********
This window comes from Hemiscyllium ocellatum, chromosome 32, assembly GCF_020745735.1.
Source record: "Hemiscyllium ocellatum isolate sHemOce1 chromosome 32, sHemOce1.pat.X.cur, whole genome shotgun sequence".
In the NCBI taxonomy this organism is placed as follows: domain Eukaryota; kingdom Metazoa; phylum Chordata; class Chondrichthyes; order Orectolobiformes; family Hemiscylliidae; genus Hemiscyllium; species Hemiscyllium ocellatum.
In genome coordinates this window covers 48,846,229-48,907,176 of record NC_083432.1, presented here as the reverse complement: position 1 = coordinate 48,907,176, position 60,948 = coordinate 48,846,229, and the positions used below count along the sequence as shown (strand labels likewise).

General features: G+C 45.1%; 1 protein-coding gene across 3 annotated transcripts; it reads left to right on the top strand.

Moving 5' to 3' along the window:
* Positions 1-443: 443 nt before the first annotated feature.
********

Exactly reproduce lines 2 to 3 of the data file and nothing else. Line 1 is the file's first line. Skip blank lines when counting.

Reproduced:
Source record: "Hemiscyllium ocellatum isolate sHemOce1 chromosome 32, sHemOce1.pat.X.cur, whole genome shotgun sequence".
In the NCBI taxonomy this organism is placed as follows: domain Eukaryota; kingdom Metazoa; phylum Chordata; class Chondrichthyes; order Orectolobiformes; family Hemiscylliidae; genus Hemiscyllium; species Hemiscyllium ocellatum.